...aaaaaaannnnnnd, here it is. The first installment of "what D&D might look like in real life," here for your reading enjoyment. Hopefully--well, hopefully you do enjoy.
"Mornin, Sunshine," the chipper purr of the elf's voice rolled through the motel room.
"Bah," Tarn said, eyes opening as his head didn't quite rise from the thin pillow. "Samanthia," he growled, "ye bard's senses must know I like neither mornin' ner sunshine."
"Nice try, ye grumpy grump," the bard said, her lithe form darting about the room packing the suitcases. "I know two things, actually. One of those is that you've got to get up, sooner or later, and preferably sooner, because otherwise we'll miss the checkout time for this fine establishment you checked us into last night. Second, you're a human, not a dwarf, so don't go adopting that ridiculous accent."
"Ridiculous! Why, I ne'er...." a voice roared as a stocky figure sprang up from the floor, fists up and ready to fight.
"The priest's accent was ridiculous, you must admit. It was nearly as ridiculous as the name your player chose for you, Andouille," a smooth voice slid into the conversation. Priest and dwarf warrior turned angry faces toward the male elf who was sitting in the corner, deftly flipping a coin between and through his fingers.
"Bite me, Aerandir," Tarn said as he pulled his stocky body from the bed and dropped the holy symbol of the earth deity over his head before starting to don his metal-reinforced armor.
The elf rogue snapped his teeth together, feigning the action of giving the priest what he asked for. He then grimaced and said, "Tastes like old dirt."
"You wouldn't know what new dirt tastes like, would you?" Tarn asked.
"Sem day, Aerandir, ye're ginna anger me too far," the dwarf said, rising from the blankets he'd piled on the floor.
"Sem day, ye're ginna anger me too far," the elf mimicked, getting the inflection perfect as he danced away from the clumsy dwarf's charge across the round table that was omnipresent in cheap hotel rooms, over the below-window air conditioning unit, and into a rolling spin over one of the two full-sized beds. He ended up perched atop the wall light fixture between the headboards.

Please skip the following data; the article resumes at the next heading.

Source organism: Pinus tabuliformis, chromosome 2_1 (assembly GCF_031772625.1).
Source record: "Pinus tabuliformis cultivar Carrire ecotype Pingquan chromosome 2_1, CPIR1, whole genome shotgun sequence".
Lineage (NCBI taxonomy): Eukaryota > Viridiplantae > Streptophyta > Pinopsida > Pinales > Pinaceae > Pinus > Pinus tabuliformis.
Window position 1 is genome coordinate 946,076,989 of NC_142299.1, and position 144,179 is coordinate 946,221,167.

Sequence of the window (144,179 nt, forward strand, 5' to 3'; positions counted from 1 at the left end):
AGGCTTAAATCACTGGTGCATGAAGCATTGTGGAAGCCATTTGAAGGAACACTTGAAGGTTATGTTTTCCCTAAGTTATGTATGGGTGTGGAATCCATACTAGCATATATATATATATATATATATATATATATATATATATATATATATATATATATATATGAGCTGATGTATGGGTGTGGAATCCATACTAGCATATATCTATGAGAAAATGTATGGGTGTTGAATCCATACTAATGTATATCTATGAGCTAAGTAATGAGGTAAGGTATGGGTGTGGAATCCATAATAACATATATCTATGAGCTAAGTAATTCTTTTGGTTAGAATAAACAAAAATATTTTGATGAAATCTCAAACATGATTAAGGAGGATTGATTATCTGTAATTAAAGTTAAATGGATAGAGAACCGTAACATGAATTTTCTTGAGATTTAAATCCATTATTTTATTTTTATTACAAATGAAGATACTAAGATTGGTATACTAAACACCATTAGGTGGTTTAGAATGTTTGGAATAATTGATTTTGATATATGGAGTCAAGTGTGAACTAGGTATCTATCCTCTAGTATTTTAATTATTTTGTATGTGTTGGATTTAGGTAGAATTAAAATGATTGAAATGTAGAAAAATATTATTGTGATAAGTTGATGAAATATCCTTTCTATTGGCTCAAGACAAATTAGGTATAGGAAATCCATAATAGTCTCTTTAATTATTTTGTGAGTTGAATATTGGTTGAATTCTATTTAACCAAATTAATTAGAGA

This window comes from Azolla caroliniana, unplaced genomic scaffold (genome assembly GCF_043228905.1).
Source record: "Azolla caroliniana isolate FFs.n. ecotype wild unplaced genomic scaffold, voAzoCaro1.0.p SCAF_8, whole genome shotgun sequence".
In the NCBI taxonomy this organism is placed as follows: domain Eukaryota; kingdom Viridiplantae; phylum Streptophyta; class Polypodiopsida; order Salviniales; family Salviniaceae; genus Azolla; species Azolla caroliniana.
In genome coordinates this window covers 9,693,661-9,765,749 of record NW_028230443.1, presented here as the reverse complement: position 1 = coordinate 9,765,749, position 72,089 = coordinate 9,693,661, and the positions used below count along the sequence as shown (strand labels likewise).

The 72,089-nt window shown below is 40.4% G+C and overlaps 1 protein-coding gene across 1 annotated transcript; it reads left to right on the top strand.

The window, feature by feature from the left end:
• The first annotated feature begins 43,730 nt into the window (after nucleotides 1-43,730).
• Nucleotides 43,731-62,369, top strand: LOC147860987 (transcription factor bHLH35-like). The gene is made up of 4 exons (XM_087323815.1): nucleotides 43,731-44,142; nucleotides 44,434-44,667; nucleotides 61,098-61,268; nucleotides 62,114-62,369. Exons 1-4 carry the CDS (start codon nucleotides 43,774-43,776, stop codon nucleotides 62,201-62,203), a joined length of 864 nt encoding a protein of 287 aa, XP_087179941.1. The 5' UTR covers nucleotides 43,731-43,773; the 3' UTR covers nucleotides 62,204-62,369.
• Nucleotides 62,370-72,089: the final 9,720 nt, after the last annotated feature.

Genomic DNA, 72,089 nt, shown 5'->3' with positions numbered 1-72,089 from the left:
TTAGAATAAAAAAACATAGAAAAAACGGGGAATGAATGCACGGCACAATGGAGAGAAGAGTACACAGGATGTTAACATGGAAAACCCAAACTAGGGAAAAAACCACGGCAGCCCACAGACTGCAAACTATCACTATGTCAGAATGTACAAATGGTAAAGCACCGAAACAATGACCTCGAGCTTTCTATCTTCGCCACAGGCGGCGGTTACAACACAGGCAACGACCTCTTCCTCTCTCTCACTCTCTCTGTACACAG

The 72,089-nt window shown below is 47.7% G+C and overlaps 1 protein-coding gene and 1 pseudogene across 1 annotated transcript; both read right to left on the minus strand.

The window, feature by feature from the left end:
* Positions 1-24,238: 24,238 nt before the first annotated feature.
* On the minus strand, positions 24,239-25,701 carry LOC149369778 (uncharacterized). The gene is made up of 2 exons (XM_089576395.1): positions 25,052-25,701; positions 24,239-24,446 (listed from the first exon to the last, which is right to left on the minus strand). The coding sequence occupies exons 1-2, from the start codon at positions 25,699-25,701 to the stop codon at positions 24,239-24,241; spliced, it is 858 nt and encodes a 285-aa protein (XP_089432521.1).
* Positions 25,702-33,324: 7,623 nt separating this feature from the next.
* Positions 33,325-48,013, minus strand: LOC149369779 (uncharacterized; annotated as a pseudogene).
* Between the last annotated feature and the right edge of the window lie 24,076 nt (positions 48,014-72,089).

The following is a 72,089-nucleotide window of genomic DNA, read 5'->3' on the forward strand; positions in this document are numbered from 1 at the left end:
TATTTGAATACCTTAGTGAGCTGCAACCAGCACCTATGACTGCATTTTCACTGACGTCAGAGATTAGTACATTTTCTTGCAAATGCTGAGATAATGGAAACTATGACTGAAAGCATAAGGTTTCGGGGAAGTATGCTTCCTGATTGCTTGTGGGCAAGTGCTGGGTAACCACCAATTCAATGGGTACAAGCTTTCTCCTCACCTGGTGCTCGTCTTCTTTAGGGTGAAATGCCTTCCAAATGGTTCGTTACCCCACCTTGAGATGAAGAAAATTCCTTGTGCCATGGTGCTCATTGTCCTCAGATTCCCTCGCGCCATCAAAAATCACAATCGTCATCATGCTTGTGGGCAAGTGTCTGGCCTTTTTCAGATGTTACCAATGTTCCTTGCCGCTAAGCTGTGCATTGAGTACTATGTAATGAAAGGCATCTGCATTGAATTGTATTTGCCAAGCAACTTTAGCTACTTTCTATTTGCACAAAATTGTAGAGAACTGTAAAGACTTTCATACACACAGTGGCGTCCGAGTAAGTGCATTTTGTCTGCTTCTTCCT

"Boys," Samanthia chided, "Please come on. Tarn, please get your stuff--and your earth--stuff--together. I'm serious, we have to be out before checkout time in order to make our next destination."
"...which is where?" the third elf, Sephiline, asked.
"Dothan, Alabama," Samanthia said.
The room fell silent for the first time that morning.
"What?" the bard asked, her pointed ears drooping in curiosity after several long moments of silence, the entire room's eyes focused on her.
"Why are we going to Dothan, Alabama?" Tarn asked, his voice rumbling through the silence to ask the question that was on everyone's mind.
Samanthia's eyes lit up as she explained, "It's less than a full day's trip from here, and it's close enough to the ruins in the forest that we're headed to that we can get there the next day with time left over to explore. It's perfect."
"It's also double points at your hotel, isn't it?" Aerandir asked while casting a suspicious look the bard's way.
"Well, yes. And it's ten percent off. We'll make the trip back cheaper than it cost to travel to the ruins."
"By that point, though, we'll be rich, both in gold and in ex-pee," Sephiline said. "Why do you need the points, too?"
"Well, if we strike it rich, then nobody will care about the points. If we don't, then we'll be glad to have them, right?"
"Riiiiight," Aerandir purred. "Because the last time we used your points went so well."
"That was actually our fault, if you recall. We made the reservation so late that they had nothing to give us but the room beside the elevator shaft."
"Our fault, nothing," Tarn chimed in. "We got elevator shafted."
"Yeah, lass! Wha' he sed," Andouille cheered.
"Oh, shut up, dwarf," Aerandir said, prompting an obscene gesture from the fighter. "Look, as much as it pains me to say it, the bardess is right. We need to get on our way. Now, rather than later, please."
The party finished packing their bags, quietly grumbling, and sauntered out the door to face another day on the path to their dungeon crawl destination.